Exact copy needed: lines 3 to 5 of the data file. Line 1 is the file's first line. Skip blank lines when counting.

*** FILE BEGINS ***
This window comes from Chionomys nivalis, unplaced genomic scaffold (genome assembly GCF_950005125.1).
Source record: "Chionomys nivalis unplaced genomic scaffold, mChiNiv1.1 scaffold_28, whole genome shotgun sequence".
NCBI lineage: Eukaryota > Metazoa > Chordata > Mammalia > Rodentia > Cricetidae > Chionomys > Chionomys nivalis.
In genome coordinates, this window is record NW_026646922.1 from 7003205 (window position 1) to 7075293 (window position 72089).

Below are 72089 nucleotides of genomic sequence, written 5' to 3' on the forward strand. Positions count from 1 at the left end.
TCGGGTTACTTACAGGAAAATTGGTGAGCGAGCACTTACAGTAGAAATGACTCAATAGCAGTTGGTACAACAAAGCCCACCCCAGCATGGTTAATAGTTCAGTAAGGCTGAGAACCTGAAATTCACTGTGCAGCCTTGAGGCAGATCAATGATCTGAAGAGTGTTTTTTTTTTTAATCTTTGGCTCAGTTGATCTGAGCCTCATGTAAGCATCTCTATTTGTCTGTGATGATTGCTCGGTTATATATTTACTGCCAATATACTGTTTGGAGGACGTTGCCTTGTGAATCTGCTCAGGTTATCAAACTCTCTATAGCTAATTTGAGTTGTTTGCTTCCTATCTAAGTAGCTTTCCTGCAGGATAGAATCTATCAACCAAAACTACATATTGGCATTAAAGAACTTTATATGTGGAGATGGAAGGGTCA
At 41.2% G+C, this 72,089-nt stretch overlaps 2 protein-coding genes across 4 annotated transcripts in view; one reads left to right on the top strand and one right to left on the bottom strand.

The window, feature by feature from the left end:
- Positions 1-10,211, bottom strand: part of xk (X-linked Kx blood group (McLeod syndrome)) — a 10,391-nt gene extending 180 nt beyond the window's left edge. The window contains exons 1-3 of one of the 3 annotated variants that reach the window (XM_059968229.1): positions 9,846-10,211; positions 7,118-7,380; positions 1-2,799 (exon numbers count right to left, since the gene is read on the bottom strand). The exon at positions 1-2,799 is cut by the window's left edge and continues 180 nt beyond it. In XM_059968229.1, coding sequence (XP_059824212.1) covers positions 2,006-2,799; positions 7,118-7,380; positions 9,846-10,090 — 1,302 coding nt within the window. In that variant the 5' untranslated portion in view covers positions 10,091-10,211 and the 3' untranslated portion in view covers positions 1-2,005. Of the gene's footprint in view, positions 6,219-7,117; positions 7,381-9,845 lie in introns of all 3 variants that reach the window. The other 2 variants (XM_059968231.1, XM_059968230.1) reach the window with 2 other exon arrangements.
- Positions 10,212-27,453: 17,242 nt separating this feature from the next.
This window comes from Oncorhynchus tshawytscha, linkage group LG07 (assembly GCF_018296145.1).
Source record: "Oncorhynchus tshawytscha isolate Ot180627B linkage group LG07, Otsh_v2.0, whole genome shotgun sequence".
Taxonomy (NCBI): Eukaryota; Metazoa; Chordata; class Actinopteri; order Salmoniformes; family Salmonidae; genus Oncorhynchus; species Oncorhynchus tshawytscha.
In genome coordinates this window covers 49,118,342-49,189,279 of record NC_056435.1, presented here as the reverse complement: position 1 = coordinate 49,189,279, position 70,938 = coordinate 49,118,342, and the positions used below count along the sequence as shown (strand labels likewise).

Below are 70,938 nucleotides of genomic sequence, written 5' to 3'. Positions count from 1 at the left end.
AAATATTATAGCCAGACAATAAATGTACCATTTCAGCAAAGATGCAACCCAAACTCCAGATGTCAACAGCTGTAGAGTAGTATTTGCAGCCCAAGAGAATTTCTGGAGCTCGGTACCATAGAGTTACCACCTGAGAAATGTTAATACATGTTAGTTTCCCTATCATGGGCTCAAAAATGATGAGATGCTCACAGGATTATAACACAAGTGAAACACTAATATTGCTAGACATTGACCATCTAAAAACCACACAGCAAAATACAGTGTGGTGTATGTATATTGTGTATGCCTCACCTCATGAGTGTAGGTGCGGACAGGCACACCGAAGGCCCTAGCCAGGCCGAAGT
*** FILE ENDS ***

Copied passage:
NCBI lineage: Eukaryota > Metazoa > Chordata > Mammalia > Rodentia > Cricetidae > Chionomys > Chionomys nivalis.
In genome coordinates, this window is record NW_026646922.1 from 7003205 (window position 1) to 7075293 (window position 72089).

Below are 72089 nucleotides of genomic sequence, written 5' to 3' on the forward strand. Positions count from 1 at the left end.